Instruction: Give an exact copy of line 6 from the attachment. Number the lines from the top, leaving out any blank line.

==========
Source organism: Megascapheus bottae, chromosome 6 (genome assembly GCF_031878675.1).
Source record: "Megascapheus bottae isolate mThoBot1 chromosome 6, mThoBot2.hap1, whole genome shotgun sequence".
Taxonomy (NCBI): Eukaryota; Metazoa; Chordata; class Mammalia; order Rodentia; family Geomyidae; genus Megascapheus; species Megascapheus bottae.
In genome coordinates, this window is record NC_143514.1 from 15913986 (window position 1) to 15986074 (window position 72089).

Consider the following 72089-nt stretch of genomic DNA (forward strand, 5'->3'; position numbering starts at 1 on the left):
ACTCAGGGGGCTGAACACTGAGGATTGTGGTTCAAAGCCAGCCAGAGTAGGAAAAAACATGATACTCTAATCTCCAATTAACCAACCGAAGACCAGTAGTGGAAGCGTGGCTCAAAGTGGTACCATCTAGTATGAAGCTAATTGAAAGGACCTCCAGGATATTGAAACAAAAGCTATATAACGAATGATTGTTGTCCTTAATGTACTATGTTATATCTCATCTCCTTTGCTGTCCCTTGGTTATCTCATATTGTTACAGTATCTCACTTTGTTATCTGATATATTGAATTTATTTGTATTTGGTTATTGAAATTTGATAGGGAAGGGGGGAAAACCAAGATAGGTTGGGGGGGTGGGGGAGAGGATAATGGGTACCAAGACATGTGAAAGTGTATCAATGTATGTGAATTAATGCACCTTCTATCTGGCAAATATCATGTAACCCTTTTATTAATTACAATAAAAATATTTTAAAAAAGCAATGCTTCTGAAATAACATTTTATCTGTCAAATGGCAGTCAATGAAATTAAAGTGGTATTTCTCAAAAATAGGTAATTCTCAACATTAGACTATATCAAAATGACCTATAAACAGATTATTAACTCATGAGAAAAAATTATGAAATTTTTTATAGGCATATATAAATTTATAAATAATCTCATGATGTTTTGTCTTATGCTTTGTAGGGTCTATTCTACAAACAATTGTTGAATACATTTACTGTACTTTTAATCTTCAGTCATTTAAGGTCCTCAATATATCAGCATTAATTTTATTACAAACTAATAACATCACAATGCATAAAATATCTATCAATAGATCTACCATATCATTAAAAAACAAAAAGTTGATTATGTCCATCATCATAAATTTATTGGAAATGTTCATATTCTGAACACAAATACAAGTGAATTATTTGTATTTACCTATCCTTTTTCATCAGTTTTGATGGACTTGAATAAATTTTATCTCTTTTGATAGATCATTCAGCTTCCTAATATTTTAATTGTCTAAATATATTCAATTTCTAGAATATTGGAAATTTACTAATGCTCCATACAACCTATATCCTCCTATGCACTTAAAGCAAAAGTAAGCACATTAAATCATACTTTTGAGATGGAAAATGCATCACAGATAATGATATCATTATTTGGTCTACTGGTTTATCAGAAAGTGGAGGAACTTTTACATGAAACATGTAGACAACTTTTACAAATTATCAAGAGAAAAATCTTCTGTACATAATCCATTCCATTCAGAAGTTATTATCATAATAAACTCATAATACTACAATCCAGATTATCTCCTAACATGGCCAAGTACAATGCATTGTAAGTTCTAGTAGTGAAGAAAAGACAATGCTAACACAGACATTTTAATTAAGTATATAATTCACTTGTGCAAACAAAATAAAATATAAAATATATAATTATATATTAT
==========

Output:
ACTCAGGGGGCTGAACACTGAGGATTGTGGTTCAAAGCCAGCCAGAGTAGGAAAAAACATGATACTCTAATCTCCAATTAACCAACCGAAGACCAGTAGTGGAAGCGTGGCTCAAAGTGGTACCATCTAGTATGAAGCTAATTGAAAGGACCTCCAGGATATTGAAACAAAAGCTATATAACGAATGATTGTTGTCCTTAATGTACTATGTTATATCTCATCTCCTTTGCTGTCCCTTGGTTATCTCATATTGTTACAGTATCTCACTTTGTTATCTGATATATTGAATTTATTTGTATTTGGTTATTGAAATTTGATAGGGAAGGGGGGAAAACCAAGATAGGTTGGGGGGGTGGGGGAGAGGATAATGGGTACCAAGACATGTGAAAGTGTATCAATGTATGTGAATTAATGCACCTTCTATCTGGCAAATATCATGTAACCCTTTTATTAATTACAATAAAAATATTTTAAAAAAGCAATGCTTCTGAAATAACATTTTATCTGTCAAATGGCAGTCAATGAAATTAAAGTGGTATTTCTCAAAAATAGGTAATTCTCAACATTAGACTATATCAAAATGACCTATAAACAGATTATTAACTCATGAGAAAAAATTATGAAATTTTTTATAGGCATATATAAATTTATAAATAATCTCATGATGTTTTGTCTTATGCTTTGTAGGGTCTATTCTACAAACAATTGTTGAATACATTTACTGTACTTTTAATCTTCAGTCATTTAAGGTCCTCAATATATCAGCATTAATTTTATTACAAACTAATAACATCACAATGCATAAAATATCTATCAATAGATCTACCATATCATTAAAAAACAAAAAGTTGATTATGTCCATCATCATAAATTTATTGGAAATGTTCATATTCTGAACACAAATACAAGTGAATTATTTGTATTTACCTATCCTTTTTCATCAGTTTTGATGGACTTGAATAAATTTTATCTCTTTTGATAGATCATTCAGCTTCCTAATATTTTAATTGTCTAAATATATTCAATTTCTAGAATATTGGAAATTTACTAATGCTCCATACAACCTATATCCTCCTATGCACTTAAAGCAAAAGTAAGCACATTAAATCATACTTTTGAGATGGAAAATGCATCACAGATAATGATATCATTATTTGGTCTACTGGTTTATCAGAAAGTGGAGGAACTTTTACATGAAACATGTAGACAACTTTTACAAATTATCAAGAGAAAAATCTTCTGTACATAATCCATTCCATTCAGAAGTTATTATCATAATAAACTCATAATACTACAATCCAGATTATCTCCTAACATGGCCAAGTACAATGCATTGTAAGTTCTAGTAGTGAAGAAAAGACAATGCTAACACAGACATTTTAATTAAGTATATAATTCACTTGTGCAAACAAAATAAAATATAAAATATATAATTATATATTAT